Rishi Sunak told to reverse National Insurance rise NOW and keep manifesto promise
Rishi Sunak grilled by Andrew Marr over National Insurance rise
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Ahead of the Autumn Budget in October, the Government announced National Insurance payments for employers and employees would be temporarily increased by 1.25 percent, costing Britons hundreds of additional pounds each year. This will come prior to a new 1.25 percent Health and Social Care levy being introduced. The hike in National Insurance payments will come into effect in April 2022 when the new tax year starts and will help deal with the social care crisis, as well as contributing to the under-pressure NHS.
But the move was met with fierce opposition as it breaks a key Conservative Party manifesto promise not to increase taxes.
Prime Minister Boris Johnson admitted at the time to breaking his manifesto promise but insisted he could not “shrink the challenge” of fixing the NHS.
But now a prominent Tory MP has called on Chancellor Mr Sunak to perform a dramatic u-turn on the issue.
Sir John Redwood tweeted: “Glad to read the Chancellor wants to be a tax cutter.
“He should start by reversing the planned National Insurance hike, and uphold all the Conservative manifesto tax promises.”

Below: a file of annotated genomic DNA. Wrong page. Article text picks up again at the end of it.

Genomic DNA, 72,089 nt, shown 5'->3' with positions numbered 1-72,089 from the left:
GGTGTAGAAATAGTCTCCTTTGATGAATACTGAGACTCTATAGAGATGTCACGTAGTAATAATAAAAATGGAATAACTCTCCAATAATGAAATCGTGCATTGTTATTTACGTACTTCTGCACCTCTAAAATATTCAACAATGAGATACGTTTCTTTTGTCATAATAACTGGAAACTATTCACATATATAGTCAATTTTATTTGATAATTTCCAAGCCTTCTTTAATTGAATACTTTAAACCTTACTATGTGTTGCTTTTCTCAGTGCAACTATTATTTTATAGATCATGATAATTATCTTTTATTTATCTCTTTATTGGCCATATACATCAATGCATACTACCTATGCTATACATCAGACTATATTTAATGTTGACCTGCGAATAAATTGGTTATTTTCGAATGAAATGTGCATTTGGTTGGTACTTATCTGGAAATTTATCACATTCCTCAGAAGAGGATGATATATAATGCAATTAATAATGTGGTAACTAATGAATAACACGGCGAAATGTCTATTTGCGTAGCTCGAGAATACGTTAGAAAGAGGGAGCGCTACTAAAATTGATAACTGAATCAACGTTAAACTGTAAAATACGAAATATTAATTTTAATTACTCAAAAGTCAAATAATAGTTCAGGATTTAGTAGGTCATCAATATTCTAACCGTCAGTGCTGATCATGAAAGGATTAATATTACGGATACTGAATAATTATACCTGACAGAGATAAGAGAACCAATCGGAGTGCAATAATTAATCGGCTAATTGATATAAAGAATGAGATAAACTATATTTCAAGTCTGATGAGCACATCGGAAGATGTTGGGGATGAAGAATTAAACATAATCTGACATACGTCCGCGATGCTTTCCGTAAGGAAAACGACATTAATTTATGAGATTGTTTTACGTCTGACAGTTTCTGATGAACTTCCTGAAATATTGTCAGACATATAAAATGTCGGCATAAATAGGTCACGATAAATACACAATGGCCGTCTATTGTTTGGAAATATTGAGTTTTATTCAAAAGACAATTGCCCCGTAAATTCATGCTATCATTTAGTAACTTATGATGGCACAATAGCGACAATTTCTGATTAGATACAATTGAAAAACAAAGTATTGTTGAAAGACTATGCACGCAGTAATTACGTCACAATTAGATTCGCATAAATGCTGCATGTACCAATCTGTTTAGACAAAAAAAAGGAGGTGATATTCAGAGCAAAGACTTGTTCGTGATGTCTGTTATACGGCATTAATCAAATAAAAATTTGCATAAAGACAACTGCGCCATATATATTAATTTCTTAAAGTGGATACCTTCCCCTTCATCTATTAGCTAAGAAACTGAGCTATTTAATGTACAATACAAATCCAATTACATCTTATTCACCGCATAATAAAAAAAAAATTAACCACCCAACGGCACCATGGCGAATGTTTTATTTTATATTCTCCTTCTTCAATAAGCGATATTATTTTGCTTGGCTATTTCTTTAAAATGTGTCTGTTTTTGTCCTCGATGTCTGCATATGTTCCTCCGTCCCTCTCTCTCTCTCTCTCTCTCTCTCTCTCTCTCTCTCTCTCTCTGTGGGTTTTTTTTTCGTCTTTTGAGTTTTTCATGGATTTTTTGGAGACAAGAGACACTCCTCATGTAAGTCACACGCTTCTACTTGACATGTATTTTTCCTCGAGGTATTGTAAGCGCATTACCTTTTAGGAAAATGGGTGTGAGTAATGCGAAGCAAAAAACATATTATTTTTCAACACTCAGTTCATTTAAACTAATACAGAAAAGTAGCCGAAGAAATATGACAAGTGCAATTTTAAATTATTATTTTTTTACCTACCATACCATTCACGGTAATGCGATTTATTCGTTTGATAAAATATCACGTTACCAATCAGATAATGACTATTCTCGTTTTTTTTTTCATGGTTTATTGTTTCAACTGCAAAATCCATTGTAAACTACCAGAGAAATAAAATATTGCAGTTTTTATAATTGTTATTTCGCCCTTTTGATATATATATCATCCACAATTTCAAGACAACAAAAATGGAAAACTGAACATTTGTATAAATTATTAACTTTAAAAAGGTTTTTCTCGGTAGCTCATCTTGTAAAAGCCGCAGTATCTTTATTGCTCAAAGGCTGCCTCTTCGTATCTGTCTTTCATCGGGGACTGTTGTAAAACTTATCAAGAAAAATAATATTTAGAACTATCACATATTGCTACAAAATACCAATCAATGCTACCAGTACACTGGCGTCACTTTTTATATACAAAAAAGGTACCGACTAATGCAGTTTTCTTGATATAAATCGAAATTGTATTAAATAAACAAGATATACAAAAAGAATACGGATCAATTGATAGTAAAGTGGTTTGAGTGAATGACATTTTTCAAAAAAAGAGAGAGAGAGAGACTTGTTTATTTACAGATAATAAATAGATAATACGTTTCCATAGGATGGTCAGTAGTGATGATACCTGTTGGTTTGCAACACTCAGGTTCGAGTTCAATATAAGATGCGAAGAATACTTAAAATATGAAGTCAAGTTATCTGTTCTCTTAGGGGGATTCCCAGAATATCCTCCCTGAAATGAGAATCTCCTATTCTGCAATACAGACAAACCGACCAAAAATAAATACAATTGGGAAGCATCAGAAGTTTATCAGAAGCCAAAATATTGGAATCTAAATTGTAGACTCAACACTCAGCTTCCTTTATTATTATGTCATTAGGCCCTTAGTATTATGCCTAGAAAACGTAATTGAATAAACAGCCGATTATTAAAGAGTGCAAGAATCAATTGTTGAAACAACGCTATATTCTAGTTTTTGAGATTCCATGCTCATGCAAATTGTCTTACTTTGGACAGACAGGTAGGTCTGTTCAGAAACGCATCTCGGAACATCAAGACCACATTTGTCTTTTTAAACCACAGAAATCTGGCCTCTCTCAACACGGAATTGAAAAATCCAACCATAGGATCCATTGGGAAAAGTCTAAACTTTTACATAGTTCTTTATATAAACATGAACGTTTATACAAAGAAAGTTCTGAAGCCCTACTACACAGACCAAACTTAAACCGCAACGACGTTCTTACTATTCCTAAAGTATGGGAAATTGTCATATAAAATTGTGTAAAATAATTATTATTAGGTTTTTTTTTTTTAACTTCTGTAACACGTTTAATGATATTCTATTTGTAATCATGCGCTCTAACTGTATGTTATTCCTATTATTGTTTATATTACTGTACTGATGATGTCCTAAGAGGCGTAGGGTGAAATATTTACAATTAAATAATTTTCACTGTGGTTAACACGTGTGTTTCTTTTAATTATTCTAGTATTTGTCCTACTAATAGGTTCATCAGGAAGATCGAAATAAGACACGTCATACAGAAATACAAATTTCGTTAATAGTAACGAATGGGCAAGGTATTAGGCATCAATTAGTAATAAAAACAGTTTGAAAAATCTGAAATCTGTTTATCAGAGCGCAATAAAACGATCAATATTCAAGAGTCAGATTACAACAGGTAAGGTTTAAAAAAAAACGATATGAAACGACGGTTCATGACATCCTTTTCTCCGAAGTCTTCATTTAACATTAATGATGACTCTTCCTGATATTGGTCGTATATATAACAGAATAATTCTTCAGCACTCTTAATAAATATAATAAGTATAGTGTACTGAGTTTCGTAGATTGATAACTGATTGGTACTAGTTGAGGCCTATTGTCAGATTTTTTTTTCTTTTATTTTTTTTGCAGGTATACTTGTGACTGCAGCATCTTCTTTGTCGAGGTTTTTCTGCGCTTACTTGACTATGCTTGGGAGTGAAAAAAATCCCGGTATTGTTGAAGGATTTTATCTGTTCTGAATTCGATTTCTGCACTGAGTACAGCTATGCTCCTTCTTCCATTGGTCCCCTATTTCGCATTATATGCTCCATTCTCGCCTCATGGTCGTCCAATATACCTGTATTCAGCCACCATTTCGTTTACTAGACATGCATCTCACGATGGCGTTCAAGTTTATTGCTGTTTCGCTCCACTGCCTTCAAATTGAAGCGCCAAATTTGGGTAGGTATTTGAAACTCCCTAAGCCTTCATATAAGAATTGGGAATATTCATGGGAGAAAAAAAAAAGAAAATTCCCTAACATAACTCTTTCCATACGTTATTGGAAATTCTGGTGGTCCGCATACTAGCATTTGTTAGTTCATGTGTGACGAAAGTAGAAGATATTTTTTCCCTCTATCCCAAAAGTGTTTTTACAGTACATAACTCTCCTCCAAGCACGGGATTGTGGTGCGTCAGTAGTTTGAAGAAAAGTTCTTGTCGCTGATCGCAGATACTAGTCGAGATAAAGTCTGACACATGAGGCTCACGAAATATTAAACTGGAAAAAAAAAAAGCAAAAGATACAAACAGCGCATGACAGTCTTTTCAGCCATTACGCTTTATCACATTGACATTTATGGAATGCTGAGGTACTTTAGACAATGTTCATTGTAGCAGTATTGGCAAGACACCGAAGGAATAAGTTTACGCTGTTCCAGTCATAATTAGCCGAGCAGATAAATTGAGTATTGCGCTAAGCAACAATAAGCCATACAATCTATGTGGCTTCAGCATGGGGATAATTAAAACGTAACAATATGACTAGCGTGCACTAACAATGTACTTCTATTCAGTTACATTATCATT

The comments from Sir John come with Mr Sunak showing signs of his determination to cut taxes ahead of the next general election in 2024 amid growing frustration among Tory MPs at the rising burden on the UK taxpayer.
The Chancellor has reportedly told Treasury officials to look at options for reducing the tax burden, which is set to rise to its highest level for 70 years.
Proposed measures could include a 2p cut in the basic rate of income tax and slashing the rate of VAT, according to The Times.
Treasury officials are also believed to be considering if there is the possibility of scrapping the 45p higher rate of income tax and to raise the threshold at which Inheritance Tax becomes payable.
This would all be part of a plan to cut taxes ahead of the next general election in two-and-a-half years’ time.
The move is still in the early stages, according to the PA news agency, and there are no certainties over whether any proposed cuts can be put forward because of the current strain on the public finances.
But it could be seen as an attempt from Mr Sunak to restore his reputation as a “low-tax Tory” after he faced a huge backlash over the decision to hike National Insurance.
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A Treasury spokesman said: “We keep the tax system under constant review. And as the Chancellor made clear at the Budget, by the end of this parliament we want taxes to be going down, not up.
“We do not comment on speculation about specific tax changes.”
Mr Sunak entered the Treasury with a well-known reputation as a Thatcherite but the raging Covid pandemic has forced him to pay out huge sums to support the economy and country as a whole.
It means he is now faced with the huge task of rebuilding the already under pressure public finances.
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